This question already has an answer here:

I work in academia and the way contracts work here is that we have to do research, teaching, and service (for those not familiar with academia, service is like administrative work). Nowhere in the contract are the weekly hours stated. In fact, sometimes we have to work at night (for example teaching a late class) or in the weekends (for example, workshop for high-school kids). However, you only need to physically be at the university when you are teaching or for meetings. It does not matter where you are when you are preparing your classes, grading, doing research, etc.

Traditionally (say, in the last 100 years), the duties are given so that it roughly takes 40hrs/week, but due to increasing enrollment and other issues, most faculty work much more than 40hrs/week, see link. By the way, we do not get overtime or anything like that. We are officially exempt employees. We also do not get summer salary, so we either teach in the summer to get salary, or get someone to fund our research. Most faculty do the research for free in the summer.

After different jobs, I took a position in academia (with the features explained above) that I can do in 10 hours. With the extra time I do hobbies or am with my family. It is not that the job is easy, it is more that the job exactly matches my skills, and that my weaknesses do not affect my performance. My colleagues, as most faculty, work at least 40hrs/week (many work more as explained in the link above).

Some questions I got before:

  1. Is it really a 40 hour a week job for other people to do and you are just much faster?

Yes (more information in the link above)

  1. Are there additional things you could do to better the project/company that you are not doing because it's not directly instructed to you?

I already do extra things that my colleagues do not. That is why they are very happy with me and I have already gotten several bonuses. I could do even more, but that would be going way beyond my contract.

  1. Are you available to them for the 40 hour window that you are supposed to be available?

Due to the way academia works, I can be anywhere when I am not teaching or in meetings. However, I never say "I cannot meet because I am at home".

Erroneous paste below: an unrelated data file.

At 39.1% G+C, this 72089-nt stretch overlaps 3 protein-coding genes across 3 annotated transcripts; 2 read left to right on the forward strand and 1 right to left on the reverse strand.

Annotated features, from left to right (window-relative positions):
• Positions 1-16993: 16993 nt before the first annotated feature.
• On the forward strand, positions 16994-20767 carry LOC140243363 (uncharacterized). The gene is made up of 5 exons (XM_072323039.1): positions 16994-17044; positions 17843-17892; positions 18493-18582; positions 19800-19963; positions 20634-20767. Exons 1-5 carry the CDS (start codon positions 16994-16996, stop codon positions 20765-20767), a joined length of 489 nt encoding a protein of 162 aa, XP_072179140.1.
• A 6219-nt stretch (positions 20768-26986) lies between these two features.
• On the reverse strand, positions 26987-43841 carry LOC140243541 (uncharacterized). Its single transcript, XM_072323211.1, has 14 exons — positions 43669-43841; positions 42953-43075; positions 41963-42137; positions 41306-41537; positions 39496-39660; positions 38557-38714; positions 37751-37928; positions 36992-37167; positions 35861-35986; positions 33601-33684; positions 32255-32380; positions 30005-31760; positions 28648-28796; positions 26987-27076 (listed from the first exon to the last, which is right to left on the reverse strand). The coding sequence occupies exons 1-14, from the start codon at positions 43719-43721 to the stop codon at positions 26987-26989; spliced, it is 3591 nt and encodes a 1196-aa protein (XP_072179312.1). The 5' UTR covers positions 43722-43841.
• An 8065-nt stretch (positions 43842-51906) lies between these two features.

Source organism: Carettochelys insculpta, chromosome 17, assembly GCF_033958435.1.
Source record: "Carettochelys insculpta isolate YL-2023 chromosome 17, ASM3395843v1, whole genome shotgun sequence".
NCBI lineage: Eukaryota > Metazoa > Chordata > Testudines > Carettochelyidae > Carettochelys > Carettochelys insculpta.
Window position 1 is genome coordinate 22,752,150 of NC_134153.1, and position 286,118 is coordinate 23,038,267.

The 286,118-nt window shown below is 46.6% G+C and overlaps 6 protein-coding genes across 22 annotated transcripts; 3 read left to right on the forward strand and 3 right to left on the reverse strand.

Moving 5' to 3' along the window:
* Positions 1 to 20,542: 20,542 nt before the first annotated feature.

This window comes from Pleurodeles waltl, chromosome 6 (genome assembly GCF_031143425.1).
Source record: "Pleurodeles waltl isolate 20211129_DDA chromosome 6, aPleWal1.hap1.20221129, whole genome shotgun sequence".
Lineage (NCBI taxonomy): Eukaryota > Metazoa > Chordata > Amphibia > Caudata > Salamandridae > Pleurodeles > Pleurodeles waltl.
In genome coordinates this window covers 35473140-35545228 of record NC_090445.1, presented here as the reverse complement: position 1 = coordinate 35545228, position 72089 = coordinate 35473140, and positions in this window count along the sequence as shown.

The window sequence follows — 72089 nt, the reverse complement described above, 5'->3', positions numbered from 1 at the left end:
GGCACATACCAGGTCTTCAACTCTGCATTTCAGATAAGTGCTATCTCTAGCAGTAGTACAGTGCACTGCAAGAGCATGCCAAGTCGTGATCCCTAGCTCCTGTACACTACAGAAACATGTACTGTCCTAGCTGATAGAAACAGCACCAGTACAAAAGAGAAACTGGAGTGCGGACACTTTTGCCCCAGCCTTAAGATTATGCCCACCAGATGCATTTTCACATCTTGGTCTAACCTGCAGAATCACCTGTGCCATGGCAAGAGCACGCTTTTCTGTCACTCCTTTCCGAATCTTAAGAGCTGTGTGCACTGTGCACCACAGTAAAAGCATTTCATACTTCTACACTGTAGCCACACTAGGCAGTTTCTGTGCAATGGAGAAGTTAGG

1. Are not getting paid as a second business while on the clock for the first business?

I am allowed to do that. My job allows me to do consulting. In fact, the university often gets "overhead" if I do that. However, due to the nature of academia the concept of "on the clock" is very blurry.

My question: Should I inform my bosses how long it takes me to finish the job (10hrs/week)?

marked as duplicate by David K, Mister Positive, Dan Pichelman, Dukeling, Masked Man Jun 29 '17 at 17:21

This question has been asked before and already has an answer. If those answers do not fully address your question, please ask a new question.

  • 6
    I fail to see how your question is significantly different than the one you link. – David K Jun 29 '17 at 16:46
  • 2
    In particular, Joe's answer addresses your situation very well. – David K Jun 29 '17 at 16:48
  • 3
    I have to agree with David; I also fail to see any significant differences to the other question, other than the difference in numbers (10 hours vs. 2 hours). If you feel that your situation is different, then please edit the question to highlight the differences. – Martin Tournoij Jun 29 '17 at 16:49
  • 4
    I think I see the difference clearly. The other person was deceiving the amount of work done to look like he did more. This person does all that is assigned without mentioning anything either way. They pay for the job, he is just very good at it, not trying to get around the work. It could be worded better to clearly bring that out though. – mutt Jun 29 '17 at 16:53
  • 2